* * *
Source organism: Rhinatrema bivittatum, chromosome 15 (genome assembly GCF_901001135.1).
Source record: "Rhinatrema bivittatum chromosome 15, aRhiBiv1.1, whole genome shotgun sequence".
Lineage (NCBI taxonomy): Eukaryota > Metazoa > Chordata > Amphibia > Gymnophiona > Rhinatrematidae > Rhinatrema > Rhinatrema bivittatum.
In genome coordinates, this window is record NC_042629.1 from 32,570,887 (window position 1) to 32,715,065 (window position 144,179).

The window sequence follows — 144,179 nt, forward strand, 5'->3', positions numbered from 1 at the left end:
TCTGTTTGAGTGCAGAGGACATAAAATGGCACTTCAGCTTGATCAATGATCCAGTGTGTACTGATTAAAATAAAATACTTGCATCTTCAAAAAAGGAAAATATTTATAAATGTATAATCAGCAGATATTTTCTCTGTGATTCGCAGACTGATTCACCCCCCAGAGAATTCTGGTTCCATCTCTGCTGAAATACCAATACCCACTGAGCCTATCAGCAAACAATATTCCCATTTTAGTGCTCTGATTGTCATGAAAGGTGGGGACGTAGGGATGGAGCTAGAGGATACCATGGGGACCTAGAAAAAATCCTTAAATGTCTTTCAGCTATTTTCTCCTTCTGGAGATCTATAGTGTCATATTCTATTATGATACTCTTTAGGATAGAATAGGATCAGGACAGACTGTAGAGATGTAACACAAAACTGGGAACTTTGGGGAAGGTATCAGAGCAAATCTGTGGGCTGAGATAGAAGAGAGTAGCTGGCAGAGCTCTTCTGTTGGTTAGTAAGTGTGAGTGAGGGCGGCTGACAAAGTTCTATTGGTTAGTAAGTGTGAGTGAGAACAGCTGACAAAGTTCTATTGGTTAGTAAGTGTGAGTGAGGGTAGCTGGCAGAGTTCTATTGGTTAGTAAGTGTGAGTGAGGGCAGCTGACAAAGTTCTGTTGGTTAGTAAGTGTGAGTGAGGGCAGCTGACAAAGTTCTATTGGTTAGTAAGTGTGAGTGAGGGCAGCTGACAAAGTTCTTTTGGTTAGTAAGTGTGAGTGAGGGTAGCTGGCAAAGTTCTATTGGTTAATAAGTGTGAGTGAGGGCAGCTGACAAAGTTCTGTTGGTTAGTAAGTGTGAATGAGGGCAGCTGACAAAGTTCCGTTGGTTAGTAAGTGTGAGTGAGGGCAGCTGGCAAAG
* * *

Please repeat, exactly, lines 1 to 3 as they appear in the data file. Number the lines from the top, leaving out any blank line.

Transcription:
Source organism: Rhinatrema bivittatum, chromosome 15 (genome assembly GCF_901001135.1).
Source record: "Rhinatrema bivittatum chromosome 15, aRhiBiv1.1, whole genome shotgun sequence".
Lineage (NCBI taxonomy): Eukaryota > Metazoa > Chordata > Amphibia > Gymnophiona > Rhinatrematidae > Rhinatrema > Rhinatrema bivittatum.